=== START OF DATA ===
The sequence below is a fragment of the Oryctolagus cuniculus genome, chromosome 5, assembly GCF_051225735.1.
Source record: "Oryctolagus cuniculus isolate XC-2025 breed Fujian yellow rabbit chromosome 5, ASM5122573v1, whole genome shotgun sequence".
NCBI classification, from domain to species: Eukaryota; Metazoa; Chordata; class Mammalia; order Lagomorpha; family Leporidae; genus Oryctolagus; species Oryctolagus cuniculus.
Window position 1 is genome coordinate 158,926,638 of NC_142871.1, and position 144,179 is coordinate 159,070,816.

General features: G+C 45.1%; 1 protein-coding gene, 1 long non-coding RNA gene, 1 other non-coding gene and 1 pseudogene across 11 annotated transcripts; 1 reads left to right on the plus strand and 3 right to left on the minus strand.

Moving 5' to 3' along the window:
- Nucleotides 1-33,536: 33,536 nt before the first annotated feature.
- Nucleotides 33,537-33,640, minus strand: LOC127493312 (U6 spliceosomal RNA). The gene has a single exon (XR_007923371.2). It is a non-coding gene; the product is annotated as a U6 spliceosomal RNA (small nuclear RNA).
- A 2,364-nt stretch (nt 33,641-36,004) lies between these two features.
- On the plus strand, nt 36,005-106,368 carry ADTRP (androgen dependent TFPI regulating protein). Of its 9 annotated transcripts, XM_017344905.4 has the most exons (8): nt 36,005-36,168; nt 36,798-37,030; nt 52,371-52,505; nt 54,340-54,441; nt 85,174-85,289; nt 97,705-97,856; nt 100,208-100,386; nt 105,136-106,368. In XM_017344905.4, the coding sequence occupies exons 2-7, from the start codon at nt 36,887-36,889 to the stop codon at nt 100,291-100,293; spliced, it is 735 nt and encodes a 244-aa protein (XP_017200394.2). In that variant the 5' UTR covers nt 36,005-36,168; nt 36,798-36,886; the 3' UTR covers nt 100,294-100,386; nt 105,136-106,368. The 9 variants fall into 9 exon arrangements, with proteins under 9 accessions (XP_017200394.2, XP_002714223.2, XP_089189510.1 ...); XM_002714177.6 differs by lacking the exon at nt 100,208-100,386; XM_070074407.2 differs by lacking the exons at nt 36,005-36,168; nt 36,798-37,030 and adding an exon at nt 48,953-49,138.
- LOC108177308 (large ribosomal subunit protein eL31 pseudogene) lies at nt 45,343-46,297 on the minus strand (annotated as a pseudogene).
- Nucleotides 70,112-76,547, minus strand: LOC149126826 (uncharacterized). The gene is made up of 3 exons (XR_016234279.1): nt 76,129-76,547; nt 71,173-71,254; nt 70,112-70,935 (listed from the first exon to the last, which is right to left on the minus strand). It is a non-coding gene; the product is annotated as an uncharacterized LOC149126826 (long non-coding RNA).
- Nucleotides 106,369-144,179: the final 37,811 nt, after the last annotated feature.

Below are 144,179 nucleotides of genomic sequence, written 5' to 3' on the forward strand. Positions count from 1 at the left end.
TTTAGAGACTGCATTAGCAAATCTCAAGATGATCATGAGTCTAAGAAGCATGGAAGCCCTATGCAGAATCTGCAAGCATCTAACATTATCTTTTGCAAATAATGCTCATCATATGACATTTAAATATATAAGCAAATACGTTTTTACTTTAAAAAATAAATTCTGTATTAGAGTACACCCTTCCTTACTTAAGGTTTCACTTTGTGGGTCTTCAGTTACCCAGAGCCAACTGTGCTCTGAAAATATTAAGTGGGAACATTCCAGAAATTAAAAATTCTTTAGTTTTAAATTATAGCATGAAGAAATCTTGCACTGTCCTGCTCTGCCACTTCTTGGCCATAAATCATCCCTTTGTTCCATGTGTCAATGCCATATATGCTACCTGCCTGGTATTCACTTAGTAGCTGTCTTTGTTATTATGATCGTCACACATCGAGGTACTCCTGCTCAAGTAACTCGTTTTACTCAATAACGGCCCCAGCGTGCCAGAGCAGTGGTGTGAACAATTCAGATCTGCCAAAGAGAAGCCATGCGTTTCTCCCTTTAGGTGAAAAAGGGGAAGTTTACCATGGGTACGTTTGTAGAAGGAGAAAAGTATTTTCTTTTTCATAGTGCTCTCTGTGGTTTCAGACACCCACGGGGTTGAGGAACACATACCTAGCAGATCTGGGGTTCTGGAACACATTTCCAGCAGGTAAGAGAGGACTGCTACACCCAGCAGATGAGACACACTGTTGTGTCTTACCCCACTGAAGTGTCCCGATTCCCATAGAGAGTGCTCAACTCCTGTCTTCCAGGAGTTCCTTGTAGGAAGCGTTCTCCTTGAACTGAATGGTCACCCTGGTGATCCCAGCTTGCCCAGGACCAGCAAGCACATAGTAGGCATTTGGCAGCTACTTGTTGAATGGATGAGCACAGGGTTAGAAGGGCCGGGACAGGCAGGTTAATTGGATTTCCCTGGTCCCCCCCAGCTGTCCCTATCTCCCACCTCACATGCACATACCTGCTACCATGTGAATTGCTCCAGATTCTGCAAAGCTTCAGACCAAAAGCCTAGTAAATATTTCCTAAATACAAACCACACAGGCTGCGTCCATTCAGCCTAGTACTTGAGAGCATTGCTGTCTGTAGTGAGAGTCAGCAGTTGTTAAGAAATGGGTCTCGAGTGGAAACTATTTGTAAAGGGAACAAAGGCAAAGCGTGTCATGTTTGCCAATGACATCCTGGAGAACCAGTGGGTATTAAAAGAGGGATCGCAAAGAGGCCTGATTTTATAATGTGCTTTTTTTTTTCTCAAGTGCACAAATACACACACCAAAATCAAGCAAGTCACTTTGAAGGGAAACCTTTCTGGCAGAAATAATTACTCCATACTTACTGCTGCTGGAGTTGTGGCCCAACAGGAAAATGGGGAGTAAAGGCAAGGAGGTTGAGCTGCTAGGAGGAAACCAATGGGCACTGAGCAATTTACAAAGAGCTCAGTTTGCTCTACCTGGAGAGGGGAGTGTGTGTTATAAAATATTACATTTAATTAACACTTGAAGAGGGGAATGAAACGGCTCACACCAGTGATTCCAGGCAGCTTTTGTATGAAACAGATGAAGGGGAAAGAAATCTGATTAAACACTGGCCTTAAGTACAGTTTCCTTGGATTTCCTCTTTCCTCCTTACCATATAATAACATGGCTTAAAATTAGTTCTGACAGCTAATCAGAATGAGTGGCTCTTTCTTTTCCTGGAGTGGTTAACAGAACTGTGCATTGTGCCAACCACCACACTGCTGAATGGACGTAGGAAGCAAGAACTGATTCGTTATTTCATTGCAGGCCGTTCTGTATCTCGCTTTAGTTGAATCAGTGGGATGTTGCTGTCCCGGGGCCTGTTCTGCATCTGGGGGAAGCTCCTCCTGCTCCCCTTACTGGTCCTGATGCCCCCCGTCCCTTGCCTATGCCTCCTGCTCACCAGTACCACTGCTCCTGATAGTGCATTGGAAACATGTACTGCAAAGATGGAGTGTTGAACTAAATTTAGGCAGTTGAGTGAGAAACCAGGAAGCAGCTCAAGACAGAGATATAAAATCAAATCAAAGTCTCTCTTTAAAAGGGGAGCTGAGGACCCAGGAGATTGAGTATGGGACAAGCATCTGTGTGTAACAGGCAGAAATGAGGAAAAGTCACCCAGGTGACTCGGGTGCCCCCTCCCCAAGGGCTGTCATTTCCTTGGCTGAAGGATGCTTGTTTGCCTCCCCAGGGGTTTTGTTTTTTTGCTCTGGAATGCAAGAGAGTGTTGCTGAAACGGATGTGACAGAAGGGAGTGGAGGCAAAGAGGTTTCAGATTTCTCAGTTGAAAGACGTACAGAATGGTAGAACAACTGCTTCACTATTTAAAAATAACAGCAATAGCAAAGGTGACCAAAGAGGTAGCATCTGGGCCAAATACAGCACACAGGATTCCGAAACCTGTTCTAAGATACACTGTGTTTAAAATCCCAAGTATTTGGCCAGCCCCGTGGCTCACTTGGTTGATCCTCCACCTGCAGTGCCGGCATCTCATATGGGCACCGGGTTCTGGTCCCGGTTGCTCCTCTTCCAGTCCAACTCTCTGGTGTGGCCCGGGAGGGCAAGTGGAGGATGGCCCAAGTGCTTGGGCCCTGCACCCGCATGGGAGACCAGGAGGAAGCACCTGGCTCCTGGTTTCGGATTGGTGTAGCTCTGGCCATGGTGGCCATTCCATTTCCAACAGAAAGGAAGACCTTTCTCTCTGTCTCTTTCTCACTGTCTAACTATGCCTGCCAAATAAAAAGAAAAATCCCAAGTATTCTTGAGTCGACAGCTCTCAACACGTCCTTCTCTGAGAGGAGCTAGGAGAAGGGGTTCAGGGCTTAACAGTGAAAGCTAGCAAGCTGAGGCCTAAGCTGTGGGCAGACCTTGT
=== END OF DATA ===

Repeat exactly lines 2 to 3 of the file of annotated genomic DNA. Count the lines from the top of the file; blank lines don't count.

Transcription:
Source record: "Oryctolagus cuniculus isolate XC-2025 breed Fujian yellow rabbit chromosome 5, ASM5122573v1, whole genome shotgun sequence".
NCBI classification, from domain to species: Eukaryota; Metazoa; Chordata; class Mammalia; order Lagomorpha; family Leporidae; genus Oryctolagus; species Oryctolagus cuniculus.